THE OLD saying: “Green Winter, full churchyard” may be true for humans but not for birds.
A nice spell of frost helps destroy our cold and ‘flu viruses maybe, but sorts out the weaker wild birds and mammals. Starvation for them is not the only problem though. Their battle lines for life are drawn the second they are born.
Dr David Lack, when he was Director of the Edward Grey Institute for Field Ornithology at Oxford came up with some fascinating facts for the expected fate of wild birds. One in three mallard hatched could expect to be shot and eaten, for instance.
Nestlings of most garden birds except those that nest in holes, are most at risk from the seven million cats in the UK. Cats are the chief predator for birds.
Sparrowhawks are a major predator for fledged birds and adults in woodlands and heathland. Millions of birds are struck down by the apparatus of communication (road, rail and air traffic; over head wires).
Garden fruit netting, slug pellets, window glass into which birds mistakenly fly all play minor roles. The old pesticides of the 1960s are now thankfully inside history’s shameful bin of mistakes.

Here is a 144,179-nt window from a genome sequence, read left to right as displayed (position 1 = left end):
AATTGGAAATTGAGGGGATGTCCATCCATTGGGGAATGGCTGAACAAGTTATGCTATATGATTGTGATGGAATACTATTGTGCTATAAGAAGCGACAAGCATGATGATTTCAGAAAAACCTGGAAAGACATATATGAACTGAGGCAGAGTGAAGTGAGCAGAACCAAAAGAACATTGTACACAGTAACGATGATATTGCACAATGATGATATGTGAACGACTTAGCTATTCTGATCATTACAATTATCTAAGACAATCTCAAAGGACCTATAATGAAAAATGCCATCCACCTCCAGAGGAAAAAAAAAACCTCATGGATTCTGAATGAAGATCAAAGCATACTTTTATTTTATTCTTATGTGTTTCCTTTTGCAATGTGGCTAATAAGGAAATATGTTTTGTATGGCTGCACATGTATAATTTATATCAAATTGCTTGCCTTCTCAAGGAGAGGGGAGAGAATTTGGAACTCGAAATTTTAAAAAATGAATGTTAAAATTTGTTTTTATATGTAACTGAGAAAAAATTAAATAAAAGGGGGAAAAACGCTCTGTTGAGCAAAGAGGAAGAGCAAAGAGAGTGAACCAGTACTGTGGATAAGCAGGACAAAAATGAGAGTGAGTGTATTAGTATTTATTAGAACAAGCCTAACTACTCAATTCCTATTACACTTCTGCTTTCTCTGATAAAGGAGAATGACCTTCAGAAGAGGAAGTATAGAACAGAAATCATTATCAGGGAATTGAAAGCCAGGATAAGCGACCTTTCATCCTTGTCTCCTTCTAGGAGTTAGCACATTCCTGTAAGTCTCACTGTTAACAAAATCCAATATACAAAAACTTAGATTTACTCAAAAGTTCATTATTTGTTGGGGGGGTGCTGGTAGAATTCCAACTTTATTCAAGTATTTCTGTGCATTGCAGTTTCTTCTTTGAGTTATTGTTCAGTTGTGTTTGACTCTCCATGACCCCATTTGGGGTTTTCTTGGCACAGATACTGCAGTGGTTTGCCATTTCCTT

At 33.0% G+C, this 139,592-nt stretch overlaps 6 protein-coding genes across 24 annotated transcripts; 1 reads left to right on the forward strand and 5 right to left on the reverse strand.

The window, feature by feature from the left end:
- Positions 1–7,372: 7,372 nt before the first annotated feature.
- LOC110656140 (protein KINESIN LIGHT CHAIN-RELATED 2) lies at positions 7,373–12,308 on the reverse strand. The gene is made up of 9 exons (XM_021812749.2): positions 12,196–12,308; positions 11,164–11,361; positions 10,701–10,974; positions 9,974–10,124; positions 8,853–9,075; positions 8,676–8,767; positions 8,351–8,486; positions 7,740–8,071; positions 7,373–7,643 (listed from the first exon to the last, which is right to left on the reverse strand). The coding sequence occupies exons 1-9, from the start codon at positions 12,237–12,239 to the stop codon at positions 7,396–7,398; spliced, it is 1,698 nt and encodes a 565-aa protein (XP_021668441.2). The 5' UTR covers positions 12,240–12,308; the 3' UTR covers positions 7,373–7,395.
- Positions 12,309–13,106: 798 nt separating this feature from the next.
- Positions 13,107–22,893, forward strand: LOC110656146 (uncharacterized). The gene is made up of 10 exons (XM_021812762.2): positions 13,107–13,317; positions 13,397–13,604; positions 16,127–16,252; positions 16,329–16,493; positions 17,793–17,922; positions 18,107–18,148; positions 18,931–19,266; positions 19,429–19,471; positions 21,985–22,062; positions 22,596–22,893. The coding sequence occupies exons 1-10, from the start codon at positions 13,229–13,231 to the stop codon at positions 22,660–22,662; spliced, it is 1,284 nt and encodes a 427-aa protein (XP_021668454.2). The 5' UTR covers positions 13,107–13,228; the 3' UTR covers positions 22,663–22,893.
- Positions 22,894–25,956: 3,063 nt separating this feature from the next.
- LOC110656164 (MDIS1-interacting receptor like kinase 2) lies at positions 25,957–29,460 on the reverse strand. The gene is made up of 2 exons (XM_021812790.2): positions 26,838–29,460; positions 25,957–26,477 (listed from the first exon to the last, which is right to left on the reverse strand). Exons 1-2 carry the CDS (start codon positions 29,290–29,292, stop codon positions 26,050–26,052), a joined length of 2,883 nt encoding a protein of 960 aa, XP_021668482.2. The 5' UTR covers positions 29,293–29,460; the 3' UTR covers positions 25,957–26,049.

Dr Lack found that from every hundred robin’s eggs, seventy three hatched, and fifty seven would leave the nest.
By August, fifteen of these survivors will be eaten leaving forty two. Twelve of these survivors will be alive a year later. Four will last another year. Two will live to reach the age of three and only one the age of four. Blackbirds have a slightly different version of the same pattern.
Sixty four out of the hundred eggs hatch. Fifty fledge, thirty survive till August and over the following years the survival rate is fourteen, eight, four, two, one, nought. Apparently this expectation of adult life is constant and matched only in the animal kingdom by young male humans of warlike nations or in time of major conflicts among Western civilisations.
Exceptionally cold February weather can kill smaller birds which will not recover for up to four years.
I found that to be true when with my studies of birds over a period of forty years at Kingley Vale nature reserve.
February weather is more critical because food supplies have already been depleted by then so the birds are no longer as strong as they were in December. 1963 gave us a terrible winter in the new year and only one pair of wrens survived it at Kingley Vale.
But within four years the number of pairs had bounced back to their usual twenty which remained fairly constant until the spread of fallow deer destroyed their lower shrub layer mainly the ivy, in which they made their nests.